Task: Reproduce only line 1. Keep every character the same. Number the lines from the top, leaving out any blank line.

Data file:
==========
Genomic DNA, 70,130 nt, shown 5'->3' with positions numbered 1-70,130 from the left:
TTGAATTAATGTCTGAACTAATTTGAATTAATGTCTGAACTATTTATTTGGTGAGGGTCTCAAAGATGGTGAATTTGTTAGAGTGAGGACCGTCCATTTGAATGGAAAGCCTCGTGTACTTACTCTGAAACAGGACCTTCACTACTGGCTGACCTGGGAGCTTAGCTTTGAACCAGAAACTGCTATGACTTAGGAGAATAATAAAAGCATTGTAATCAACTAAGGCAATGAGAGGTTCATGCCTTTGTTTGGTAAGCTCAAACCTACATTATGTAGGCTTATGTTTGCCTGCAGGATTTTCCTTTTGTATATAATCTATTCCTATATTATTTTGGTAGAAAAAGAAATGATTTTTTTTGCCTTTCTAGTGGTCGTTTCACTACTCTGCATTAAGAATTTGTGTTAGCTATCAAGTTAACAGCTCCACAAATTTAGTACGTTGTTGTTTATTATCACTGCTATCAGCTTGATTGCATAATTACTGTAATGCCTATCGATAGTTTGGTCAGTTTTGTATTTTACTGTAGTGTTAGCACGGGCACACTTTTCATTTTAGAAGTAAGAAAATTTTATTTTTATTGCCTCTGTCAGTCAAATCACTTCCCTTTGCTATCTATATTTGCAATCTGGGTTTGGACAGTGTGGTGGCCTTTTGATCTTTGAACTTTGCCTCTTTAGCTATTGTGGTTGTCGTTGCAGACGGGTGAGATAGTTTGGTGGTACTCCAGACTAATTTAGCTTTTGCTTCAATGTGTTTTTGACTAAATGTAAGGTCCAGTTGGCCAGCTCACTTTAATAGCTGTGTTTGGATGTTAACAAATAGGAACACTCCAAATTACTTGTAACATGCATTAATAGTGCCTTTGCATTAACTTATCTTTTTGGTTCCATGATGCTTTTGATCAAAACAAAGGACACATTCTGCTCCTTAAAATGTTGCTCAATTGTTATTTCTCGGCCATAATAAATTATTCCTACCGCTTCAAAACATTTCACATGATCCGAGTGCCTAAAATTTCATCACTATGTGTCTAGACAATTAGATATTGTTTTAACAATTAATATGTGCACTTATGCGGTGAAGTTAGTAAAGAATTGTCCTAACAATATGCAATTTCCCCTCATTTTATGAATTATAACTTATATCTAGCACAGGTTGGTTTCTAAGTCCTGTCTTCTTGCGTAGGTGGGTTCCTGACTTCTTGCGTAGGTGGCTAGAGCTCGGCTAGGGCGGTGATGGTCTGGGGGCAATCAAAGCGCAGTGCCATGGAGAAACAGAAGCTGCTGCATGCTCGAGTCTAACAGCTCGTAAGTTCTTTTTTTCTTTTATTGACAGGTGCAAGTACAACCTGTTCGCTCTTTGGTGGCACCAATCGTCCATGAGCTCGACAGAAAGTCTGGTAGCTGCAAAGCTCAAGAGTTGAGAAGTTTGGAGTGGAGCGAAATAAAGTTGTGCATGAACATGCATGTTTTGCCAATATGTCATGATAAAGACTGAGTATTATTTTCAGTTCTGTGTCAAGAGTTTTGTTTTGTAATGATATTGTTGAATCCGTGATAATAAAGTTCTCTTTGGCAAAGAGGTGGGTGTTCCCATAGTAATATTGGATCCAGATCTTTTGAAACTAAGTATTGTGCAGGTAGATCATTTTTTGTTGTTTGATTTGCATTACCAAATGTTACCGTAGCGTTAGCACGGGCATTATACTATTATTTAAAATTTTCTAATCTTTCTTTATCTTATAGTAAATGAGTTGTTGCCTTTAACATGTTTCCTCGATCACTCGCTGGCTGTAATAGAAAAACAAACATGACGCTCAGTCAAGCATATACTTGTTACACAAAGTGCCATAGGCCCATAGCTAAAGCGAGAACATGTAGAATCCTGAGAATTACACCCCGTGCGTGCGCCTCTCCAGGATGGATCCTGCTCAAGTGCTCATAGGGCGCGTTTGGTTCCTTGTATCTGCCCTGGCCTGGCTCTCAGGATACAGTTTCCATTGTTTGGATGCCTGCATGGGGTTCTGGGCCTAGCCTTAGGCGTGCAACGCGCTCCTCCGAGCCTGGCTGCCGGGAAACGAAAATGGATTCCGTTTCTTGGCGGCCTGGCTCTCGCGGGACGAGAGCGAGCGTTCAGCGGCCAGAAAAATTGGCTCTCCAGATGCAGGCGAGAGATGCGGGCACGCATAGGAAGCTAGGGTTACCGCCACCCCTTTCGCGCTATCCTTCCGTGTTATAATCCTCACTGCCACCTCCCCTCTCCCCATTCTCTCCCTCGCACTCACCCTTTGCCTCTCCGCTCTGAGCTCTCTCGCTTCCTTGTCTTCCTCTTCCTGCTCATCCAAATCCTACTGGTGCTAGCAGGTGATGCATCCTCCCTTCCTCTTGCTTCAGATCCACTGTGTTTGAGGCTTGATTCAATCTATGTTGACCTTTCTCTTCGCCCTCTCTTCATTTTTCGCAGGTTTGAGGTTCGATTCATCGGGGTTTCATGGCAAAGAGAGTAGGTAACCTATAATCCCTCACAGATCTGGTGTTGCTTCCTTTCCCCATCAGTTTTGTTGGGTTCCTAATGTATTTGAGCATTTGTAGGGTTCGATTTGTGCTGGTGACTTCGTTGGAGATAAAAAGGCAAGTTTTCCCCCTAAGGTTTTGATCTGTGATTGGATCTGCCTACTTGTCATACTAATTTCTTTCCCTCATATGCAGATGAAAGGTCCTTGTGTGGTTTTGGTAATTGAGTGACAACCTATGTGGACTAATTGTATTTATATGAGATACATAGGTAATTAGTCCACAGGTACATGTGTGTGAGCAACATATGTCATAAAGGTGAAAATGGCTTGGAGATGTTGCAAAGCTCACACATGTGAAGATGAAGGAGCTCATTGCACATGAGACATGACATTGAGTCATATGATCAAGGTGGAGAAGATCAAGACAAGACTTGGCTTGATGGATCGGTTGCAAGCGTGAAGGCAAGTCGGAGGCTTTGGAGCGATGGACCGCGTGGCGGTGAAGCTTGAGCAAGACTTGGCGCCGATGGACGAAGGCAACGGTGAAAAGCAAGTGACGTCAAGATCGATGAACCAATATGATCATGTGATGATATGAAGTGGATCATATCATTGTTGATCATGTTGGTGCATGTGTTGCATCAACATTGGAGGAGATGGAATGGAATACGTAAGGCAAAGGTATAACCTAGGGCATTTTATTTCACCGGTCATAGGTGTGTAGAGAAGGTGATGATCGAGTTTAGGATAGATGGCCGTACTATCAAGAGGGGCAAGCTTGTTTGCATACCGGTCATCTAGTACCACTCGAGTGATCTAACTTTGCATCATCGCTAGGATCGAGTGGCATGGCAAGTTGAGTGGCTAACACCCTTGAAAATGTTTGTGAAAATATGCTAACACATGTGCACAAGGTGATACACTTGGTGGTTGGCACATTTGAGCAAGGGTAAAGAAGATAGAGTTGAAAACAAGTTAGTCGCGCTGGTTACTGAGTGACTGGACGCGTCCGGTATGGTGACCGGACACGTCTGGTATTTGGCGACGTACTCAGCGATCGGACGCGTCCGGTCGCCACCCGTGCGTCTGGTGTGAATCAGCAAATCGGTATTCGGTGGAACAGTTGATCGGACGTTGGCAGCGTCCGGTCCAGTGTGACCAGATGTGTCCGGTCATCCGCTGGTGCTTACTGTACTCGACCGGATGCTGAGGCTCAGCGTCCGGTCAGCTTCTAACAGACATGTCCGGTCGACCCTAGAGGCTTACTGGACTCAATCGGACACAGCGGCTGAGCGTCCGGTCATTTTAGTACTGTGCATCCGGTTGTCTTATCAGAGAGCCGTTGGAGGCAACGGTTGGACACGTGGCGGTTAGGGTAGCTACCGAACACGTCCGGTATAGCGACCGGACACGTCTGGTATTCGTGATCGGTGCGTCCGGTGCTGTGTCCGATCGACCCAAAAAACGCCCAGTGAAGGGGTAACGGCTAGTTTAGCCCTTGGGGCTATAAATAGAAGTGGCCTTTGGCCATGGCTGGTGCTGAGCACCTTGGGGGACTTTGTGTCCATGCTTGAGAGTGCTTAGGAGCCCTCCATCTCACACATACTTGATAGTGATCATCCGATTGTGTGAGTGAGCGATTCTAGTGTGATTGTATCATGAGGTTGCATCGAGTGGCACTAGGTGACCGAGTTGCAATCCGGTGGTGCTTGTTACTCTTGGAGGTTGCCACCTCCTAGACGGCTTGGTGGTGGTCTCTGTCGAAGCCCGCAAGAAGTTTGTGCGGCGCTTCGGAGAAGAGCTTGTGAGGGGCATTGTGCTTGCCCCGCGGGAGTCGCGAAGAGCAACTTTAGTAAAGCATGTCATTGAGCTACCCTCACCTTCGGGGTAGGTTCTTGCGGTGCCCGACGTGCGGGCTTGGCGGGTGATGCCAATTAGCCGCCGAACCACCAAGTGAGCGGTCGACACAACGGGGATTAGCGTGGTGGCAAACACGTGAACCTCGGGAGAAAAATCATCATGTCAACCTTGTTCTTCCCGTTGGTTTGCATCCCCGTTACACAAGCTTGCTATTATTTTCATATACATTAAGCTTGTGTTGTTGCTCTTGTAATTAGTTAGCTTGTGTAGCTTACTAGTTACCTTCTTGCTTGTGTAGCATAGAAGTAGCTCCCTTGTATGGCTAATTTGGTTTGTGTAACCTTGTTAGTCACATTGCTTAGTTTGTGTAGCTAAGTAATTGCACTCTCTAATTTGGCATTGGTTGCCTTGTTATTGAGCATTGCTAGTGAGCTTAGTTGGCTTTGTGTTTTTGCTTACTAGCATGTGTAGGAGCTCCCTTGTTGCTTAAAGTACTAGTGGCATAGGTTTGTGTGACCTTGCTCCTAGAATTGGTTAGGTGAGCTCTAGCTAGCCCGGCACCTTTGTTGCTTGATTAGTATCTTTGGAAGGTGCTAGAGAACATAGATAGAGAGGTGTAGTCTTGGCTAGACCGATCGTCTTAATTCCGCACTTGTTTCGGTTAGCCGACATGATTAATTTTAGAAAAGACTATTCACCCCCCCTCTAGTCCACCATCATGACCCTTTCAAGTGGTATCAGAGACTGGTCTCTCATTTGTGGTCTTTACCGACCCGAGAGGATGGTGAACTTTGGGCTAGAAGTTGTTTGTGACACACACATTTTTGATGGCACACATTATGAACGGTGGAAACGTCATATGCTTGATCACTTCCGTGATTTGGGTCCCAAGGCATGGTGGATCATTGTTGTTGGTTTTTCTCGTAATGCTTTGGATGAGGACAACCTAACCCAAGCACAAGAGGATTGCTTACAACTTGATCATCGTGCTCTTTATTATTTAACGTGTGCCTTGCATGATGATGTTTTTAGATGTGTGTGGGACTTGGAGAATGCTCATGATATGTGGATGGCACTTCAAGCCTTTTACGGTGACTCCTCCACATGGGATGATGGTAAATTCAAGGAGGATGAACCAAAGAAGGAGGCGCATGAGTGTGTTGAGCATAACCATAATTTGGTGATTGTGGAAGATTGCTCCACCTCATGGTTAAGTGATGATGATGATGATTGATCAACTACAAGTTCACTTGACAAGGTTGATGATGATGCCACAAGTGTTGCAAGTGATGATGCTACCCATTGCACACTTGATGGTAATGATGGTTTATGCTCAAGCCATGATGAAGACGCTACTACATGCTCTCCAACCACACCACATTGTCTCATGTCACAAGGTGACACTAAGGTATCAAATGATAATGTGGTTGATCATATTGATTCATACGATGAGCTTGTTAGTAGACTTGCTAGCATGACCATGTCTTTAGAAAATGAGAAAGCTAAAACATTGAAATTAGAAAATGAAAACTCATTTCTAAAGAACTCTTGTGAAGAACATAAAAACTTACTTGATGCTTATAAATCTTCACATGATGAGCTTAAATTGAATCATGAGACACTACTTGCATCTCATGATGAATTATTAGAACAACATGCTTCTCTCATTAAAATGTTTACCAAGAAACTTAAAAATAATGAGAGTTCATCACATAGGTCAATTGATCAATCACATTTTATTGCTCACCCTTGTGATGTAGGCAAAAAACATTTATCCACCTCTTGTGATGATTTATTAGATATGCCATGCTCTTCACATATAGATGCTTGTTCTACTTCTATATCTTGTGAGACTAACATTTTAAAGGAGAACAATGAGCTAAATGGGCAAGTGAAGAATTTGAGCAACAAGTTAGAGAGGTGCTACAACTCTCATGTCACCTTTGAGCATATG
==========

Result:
Genomic DNA, 70,130 nt, shown 5'->3' with positions numbered 1-70,130 from the left: